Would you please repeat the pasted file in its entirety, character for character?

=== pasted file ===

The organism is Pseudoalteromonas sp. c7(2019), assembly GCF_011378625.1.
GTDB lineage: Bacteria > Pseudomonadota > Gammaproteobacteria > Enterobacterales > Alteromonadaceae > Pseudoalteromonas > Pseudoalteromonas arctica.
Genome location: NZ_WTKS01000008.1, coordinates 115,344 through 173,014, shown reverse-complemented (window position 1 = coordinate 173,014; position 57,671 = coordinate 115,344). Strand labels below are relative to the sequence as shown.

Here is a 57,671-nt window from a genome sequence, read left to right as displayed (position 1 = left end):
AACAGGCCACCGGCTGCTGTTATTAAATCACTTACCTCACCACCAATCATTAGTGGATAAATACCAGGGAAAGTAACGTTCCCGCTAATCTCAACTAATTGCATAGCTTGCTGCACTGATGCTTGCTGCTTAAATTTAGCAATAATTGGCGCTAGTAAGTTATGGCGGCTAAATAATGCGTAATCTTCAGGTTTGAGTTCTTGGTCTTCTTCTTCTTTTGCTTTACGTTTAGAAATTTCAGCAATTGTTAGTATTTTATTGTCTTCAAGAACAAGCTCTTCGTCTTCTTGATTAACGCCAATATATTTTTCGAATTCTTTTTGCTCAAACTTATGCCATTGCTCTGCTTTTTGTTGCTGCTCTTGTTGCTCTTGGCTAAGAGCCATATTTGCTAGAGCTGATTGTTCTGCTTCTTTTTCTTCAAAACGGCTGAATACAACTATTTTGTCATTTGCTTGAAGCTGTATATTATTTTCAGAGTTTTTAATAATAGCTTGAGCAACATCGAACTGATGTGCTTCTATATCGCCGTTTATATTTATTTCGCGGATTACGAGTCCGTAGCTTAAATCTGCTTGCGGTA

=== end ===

The organism is Pseudoalteromonas sp. c7(2019), assembly GCF_011378625.1.
GTDB lineage: Bacteria > Pseudomonadota > Gammaproteobacteria > Enterobacterales > Alteromonadaceae > Pseudoalteromonas > Pseudoalteromonas arctica.
Genome location: NZ_WTKS01000008.1, coordinates 115,344 through 173,014, shown reverse-complemented (window position 1 = coordinate 173,014; position 57,671 = coordinate 115,344). Strand labels below are relative to the sequence as shown.

Here is a 57,671-nt window from a genome sequence, read left to right as displayed (position 1 = left end):
AACAGGCCACCGGCTGCTGTTATTAAATCACTTACCTCACCACCAATCATTAGTGGATAAATACCAGGGAAAGTAACGTTCCCGCTAATCTCAACTAATTGCATAGCTTGCTGCACTGATGCTTGCTGCTTAAATTTAGCAATAATTGGCGCTAGTAAGTTATGGCGGCTAAATAATGCGTAATCTTCAGGTTTGAGTTCTTGGTCTTCTTCTTCTTTTGCTTTACGTTTAGAAATTTCAGCAATTGTTAGTATTTTATTGTCTTCAAGAACAAGCTCTTCGTCTTCTTGATTAACGCCAATATATTTTTCGAATTCTTTTTGCTCAAACTTATGCCATTGCTCTGCTTTTTGTTGCTGCTCTTGTTGCTCTTGGCTAAGAGCCATATTTGCTAGAGCTGATTGTTCTGCTTCTTTTTCTTCAAAACGGCTGAATACAACTATTTTGTCATTTGCTTGAAGCTGTATATTATTTTCAGAGTTTTTAATAATAGCTTGAGCAACATCGAACTGATGTGCTTCTATATCGCCGTTTATATTTATTTCGCGGATTACGAGTCCGTAGCTTAAATCTGCTTGCGGTA